That moron GM only allotted enough budget for a 10 year deal...

Got laid off from that company and consulting back to them making more money

Received a call from that moron's head Program Manager who dictated the terms
and accepted their product (signed off on it) asking for my help...mainly
saying I screwed up as it was my lawyer...

Turns out they did EXACTLY what that contract said...10 years from the date
of signing and it would NOT work on the new OS revision coming down the pipe

Criminal that, but that Program Manager received a large bonus for the initial
work and knew he would take the credit for it if I fixed it...

Passed to then get several calls from their 'newly' hired software engineers
who found that, that old team was once in my program(s)

Point being...is that bean counter (bottom line) management will NOT understand
what they are managing (Dilbert is right on) and some of these underlying and
foundation stuff seemingly not important...that it might to most
likely be tied to EVERYTHING to do with the OS...

Will mention it, but know most won't understand...just gotta mention it..."Real
Time" is not well understood in the controls industry and even less in the
automotive industry...as of the last few years when checked...ditto
master/slave...
-Ben Picture of my rig
1996 GMC SLT Suburban 3/4 ton K3500/7.4L/4:1/+150Kmiles orig owner...
1980 Chevy Silverado C10/long bed/"BUILT" 5.7L/3:73/1 ton helper springs/+329Kmiles, bought it from dad...
1998 Mazda B2500 (1/2 ton) pickup, 2nd owner...
Praise Dyno Brake equiped and all have "nose bleed" braking!
Previous trucks/offroaders: 40's Jeep restored in mid 60's / 69 DuneBuggy (approx +1K lb: VW pan/200hpCorvair: eng, cam, dual carb'w velocity stacks'n 18" runners, 4spd transaxle) made myself from ground up / 1970 Toyota FJ40 / 1973 K5 Blazer (2dr Tahoe, 1 ton axles front/rear, +255K miles when sold it)...
Sold the boat (looking for another): Trophy with twin 150's...
51 cylinders in household, what's yours?...

John___Angela
Explorer
Explorer
westernrvparkowner wrote:
Smart Vehicles are just the next step in transportation progress. Unfortunately I am old enough to remember the hand ringing when anti-lock brakes entered the market. Hundreds of thousands of people were going to die because you couldn't lock up your brakes and skid to a stop. And don't forget how many millions of people were going to drown because cars went from crank windows to power.
As for the effects on employment, that too is a normal progression. Stage coach drivers pretty much had to learn a new skill when buses entered the scene. Rubber tires put the blacksmith out of business. The guy who got rich selling eight track tapes had to learn a new sales pitch when cassettes took over and then had to jump into CDs with both feet. Now he better be able to talk a connectivity game if he wants to earn a paycheck.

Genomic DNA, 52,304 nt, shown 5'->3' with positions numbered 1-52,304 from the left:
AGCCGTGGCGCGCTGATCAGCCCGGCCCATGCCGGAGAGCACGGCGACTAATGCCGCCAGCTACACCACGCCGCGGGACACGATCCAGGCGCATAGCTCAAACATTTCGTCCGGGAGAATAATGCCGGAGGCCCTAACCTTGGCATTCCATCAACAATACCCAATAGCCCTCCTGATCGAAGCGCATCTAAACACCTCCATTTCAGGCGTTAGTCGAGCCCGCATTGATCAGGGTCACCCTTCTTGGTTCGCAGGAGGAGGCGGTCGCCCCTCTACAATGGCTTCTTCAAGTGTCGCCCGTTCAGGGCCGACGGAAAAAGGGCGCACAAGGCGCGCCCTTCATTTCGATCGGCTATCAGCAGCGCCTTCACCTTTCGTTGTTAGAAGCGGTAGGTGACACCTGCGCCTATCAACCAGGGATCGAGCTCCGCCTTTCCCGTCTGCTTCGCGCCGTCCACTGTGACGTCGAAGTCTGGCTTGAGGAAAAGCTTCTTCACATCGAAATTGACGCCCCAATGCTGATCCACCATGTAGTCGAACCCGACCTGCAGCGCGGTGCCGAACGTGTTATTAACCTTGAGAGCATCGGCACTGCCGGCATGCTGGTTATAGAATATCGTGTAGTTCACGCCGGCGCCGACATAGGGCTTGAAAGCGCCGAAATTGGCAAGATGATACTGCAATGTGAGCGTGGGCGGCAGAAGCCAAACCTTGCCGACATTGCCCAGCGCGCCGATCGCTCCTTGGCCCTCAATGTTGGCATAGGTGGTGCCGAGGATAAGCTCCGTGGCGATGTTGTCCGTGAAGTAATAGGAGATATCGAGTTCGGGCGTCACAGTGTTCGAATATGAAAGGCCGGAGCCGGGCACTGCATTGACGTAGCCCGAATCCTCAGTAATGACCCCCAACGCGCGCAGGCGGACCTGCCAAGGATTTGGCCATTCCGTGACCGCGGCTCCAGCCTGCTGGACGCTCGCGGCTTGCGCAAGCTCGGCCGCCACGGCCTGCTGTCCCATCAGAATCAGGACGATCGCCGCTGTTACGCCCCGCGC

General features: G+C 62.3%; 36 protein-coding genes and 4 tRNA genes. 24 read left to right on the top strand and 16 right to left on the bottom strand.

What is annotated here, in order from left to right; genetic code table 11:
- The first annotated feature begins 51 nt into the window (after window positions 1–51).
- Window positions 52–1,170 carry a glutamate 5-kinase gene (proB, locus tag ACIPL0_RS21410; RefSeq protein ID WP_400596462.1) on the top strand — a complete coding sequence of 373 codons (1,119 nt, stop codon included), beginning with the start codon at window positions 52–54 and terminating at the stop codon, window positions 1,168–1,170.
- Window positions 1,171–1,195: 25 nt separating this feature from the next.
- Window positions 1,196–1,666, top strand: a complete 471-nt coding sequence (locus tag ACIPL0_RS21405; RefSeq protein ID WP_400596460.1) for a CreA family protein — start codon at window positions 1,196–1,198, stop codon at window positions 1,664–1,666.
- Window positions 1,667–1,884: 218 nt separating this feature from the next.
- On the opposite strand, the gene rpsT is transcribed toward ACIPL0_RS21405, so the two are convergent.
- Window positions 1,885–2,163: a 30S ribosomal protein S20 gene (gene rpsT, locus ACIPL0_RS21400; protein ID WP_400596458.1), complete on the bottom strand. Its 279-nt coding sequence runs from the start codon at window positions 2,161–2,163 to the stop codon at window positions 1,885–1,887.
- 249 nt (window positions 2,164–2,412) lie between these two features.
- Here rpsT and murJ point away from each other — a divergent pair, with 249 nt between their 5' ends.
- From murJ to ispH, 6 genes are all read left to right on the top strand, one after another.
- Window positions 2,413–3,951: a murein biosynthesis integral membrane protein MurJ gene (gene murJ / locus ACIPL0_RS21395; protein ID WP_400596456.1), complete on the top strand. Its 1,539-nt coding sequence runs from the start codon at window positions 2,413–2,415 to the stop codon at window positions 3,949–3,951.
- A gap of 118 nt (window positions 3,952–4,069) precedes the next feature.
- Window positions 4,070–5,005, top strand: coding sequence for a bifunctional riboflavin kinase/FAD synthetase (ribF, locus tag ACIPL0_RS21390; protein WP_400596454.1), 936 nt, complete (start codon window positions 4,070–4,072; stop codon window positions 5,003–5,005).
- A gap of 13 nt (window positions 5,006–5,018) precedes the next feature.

Personally, I am glad some people lost their jobs to progress. I am happy I can go to a dentist if I have a tooth problem and not wait in line for the barber to finish someone's shave. I really don't care that modern medicine put the leech salesman on the unemployment line. And if the self driving car someday puts drivers out of work, yet delivers the services better, faster, cheaper and safer, I think we will all adjust.


Best summary I have seen on progress yet. Thumbs up. 🙂
2003 Revolution 40C Class A. Electric smart car as a Toad on a smart car trailer
Life is not measured by the number of breaths we take but rather by the moments that take our breath away.

fj12ryder
Explorer II
Explorer II
Well, you know what the optimist said when he jumped off a 10 story building and passed the second floor: "So far so good". 🙂
Howard and Peggy

"Don't Panic"

westernrvparkow
Explorer
Explorer
Smart Vehicles are just the next step in transportation progress. Unfortunately I am old enough to remember the hand ringing when anti-lock brakes entered the market. Hundreds of thousands of people were going to die because you couldn't lock up your brakes and skid to a stop. And don't forget how many millions of people were going to drown because cars went from crank windows to power.
As for the effects on employment, that too is a normal progression. Stage coach drivers pretty much had to learn a new skill when buses entered the scene. Rubber tires put the blacksmith out of business. The guy who got rich selling eight track tapes had to learn a new sales pitch when cassettes took over and then had to jump into CDs with both feet. Now he better be able to talk a connectivity game if he wants to earn a paycheck.
Personally, I am glad some people lost their jobs to progress. I am happy I can go to a dentist if I have a tooth problem and not wait in line for the barber to finish someone's shave. I really don't care that modern medicine put the leech salesman on the unemployment line. And if the self driving car someday puts drivers out of work, yet delivers the services better, faster, cheaper and safer, I think we will all adjust.

Hammerhead
Explorer
Explorer